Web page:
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            The role of NFAT transcription factors in integrin-mediated carcinoma invasion.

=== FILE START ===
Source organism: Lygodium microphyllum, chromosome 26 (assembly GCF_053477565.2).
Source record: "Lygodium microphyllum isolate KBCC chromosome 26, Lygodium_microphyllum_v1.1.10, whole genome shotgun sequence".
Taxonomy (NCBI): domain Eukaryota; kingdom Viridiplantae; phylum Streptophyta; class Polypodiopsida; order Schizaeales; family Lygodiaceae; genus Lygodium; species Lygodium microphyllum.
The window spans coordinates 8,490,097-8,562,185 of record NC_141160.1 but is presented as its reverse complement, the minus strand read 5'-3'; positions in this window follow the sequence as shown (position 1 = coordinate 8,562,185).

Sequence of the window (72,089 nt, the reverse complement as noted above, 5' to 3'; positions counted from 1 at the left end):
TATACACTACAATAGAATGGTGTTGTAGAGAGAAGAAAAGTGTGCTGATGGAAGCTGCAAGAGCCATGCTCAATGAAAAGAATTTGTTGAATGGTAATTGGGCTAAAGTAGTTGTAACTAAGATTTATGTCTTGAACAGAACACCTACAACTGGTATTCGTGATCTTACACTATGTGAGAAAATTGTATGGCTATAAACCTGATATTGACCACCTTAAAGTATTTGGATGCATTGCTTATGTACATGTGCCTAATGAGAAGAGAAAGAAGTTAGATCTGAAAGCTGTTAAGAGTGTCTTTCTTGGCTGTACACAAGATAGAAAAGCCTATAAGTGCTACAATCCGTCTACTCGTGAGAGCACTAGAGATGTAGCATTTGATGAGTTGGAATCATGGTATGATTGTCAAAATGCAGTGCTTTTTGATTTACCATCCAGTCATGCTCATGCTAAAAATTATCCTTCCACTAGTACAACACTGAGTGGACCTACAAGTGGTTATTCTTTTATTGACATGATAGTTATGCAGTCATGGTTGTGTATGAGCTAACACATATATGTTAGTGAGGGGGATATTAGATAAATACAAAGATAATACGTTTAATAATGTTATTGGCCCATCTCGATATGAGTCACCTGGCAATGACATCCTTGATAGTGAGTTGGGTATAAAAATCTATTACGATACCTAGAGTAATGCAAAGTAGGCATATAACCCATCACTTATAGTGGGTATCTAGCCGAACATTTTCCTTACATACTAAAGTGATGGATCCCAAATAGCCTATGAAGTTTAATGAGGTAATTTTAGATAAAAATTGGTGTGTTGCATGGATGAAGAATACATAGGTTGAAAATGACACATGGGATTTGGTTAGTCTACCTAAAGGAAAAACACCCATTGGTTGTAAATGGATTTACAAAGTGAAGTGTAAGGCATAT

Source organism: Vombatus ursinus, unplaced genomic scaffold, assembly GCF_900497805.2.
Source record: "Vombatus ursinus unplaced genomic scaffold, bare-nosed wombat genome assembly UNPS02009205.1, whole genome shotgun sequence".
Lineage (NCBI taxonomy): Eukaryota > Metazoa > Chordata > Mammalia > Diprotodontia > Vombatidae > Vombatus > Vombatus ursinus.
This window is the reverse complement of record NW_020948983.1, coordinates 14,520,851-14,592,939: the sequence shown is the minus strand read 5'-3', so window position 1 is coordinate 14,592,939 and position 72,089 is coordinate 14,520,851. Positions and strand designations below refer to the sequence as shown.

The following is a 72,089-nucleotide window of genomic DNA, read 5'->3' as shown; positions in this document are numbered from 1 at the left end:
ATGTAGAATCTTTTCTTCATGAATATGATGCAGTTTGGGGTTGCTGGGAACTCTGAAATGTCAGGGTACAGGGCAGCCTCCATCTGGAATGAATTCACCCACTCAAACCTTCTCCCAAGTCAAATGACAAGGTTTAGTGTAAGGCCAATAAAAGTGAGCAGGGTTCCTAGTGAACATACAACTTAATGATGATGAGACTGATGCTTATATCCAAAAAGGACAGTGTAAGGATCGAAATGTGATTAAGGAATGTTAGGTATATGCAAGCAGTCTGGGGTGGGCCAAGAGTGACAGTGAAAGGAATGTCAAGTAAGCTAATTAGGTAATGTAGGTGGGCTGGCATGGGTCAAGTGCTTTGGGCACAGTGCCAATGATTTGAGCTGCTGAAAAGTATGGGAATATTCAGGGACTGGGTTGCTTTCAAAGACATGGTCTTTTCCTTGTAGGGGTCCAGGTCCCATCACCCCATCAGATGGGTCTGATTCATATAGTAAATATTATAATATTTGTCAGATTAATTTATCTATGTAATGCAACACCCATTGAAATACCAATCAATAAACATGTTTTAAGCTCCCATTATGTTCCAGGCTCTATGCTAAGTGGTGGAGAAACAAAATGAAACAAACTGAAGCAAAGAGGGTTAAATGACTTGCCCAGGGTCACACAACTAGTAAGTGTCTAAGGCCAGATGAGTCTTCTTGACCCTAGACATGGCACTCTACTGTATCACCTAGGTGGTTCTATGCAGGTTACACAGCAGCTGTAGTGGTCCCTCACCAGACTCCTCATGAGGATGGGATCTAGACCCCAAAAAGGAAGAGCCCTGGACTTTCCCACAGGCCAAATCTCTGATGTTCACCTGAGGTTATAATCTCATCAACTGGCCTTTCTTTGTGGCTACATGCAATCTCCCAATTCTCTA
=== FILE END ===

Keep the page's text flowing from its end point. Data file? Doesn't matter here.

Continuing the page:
Integrins, receptors for extracellular matrix ligands, are critical regulators of the invasive phenotype. Specifically, the alpha(6)beta(4) integrin has been linked with epithelial cell motility, cellular survival and carcinoma invasion, hallmarks of metastatic tumours. Previous studies have also shown that antagonists of the NFAT (nuclear factor of activated T-cells) family of transcription factors exhibit strong anti-tumour-promoting activity. This suggests that NFAT may function in tumour metastasis. Here, we investigate the involvement of NFAT in promoting carcinoma invasion downstream of the alpha(6)beta(4) integrin. We provide evidence that both NFAT1, and the recently identified NFAT5 isoform, are expressed in invasive human ductal breast carcinomas and participate in promoting carcinoma invasion using cell lines derived from human breast and colon carcinomas. NFAT1 and NFAT5 activity correlates with the expression of the alpha(6)beta(4) integrin. In addition, the transcriptional activity of NFAT5 is induced by alpha(6)beta(4) clustering in the presence of chemo-attractants, resulting in enhanced cell migration. These observations show that NFATs are targets of alpha(6)beta(4) integrin signalling and are involved in promoting carcinoma invasion, highlighting a novel function for this family of transcription factors in human cancer.